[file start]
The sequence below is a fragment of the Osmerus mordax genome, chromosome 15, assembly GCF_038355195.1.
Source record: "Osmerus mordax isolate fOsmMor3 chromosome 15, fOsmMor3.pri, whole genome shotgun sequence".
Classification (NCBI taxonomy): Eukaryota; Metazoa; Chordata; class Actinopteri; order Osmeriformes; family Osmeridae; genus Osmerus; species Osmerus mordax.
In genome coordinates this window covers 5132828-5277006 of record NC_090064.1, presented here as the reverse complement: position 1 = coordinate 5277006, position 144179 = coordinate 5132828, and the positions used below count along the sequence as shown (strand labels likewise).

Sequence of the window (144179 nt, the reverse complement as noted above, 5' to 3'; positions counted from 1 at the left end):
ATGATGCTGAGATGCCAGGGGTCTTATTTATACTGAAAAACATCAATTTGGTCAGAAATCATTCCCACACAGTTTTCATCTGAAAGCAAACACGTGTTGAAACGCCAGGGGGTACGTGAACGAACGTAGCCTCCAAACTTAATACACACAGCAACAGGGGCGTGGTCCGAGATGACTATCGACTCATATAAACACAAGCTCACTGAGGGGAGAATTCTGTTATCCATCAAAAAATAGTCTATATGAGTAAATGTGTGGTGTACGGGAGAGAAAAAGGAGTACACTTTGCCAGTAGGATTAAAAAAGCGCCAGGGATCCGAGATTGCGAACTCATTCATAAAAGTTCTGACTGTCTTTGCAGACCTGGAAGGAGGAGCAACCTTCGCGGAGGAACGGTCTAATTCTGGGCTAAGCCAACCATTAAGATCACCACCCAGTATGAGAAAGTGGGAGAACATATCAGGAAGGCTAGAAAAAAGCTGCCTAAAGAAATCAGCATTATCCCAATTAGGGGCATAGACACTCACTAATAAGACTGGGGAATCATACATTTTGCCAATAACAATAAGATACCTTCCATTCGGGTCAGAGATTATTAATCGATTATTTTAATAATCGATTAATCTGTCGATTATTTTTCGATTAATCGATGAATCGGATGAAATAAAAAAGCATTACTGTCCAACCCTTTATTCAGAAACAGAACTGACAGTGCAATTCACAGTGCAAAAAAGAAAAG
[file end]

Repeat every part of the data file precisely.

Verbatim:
The sequence below is a fragment of the Osmerus mordax genome, chromosome 15, assembly GCF_038355195.1.
Source record: "Osmerus mordax isolate fOsmMor3 chromosome 15, fOsmMor3.pri, whole genome shotgun sequence".
Classification (NCBI taxonomy): Eukaryota; Metazoa; Chordata; class Actinopteri; order Osmeriformes; family Osmeridae; genus Osmerus; species Osmerus mordax.
In genome coordinates this window covers 5132828-5277006 of record NC_090064.1, presented here as the reverse complement: position 1 = coordinate 5277006, position 144179 = coordinate 5132828, and the positions used below count along the sequence as shown (strand labels likewise).

Sequence of the window (144179 nt, the reverse complement as noted above, 5' to 3'; positions counted from 1 at the left end):
ATGATGCTGAGATGCCAGGGGTCTTATTTATACTGAAAAACATCAATTTGGTCAGAAATCATTCCCACACAGTTTTCATCTGAAAGCAAACACGTGTTGAAACGCCAGGGGGTACGTGAACGAACGTAGCCTCCAAACTTAATACACACAGCAACAGGGGCGTGGTCCGAGATGACTATCGACTCATATAAACACAAGCTCACTGAGGGGAGAATTCTGTTATCCATCAAAAAATAGTCTATATGAGTAAATGTGTGGTGTACGGGAGAGAAAAAGGAGTACACTTTGCCAGTAGGATTAAAAAAGCGCCAGGGATCCGAGATTGCGAACTCATTCATAAAAGTTCTGACTGTCTTTGCAGACCTGGAAGGAGGAGCAACCTTCGCGGAGGAACGGTCTAATTCTGGGCTAAGCCAACCATTAAGATCACCACCCAGTATGAGAAAGTGGGAGAACATATCAGGAAGGCTAGAAAAAAGCTGCCTAAAGAAATCAGCATTATCCCAATTAGGGGCATAGACACTCACTAATAAGACTGGGGAATCATACATTTTGCCAATAACAATAAGATACCTTCCATTCGGGTCAGAGATTATTAATCGATTATTTTAATAATCGATTAATCTGTCGATTATTTTTCGATTAATCGATGAATCGGATGAAATAAAAAAGCATTACTGTCCAACCCTTTATTCAGAAACAGAACTGACAGTGCAATTCACAGTGCAAAAAAGAAAAG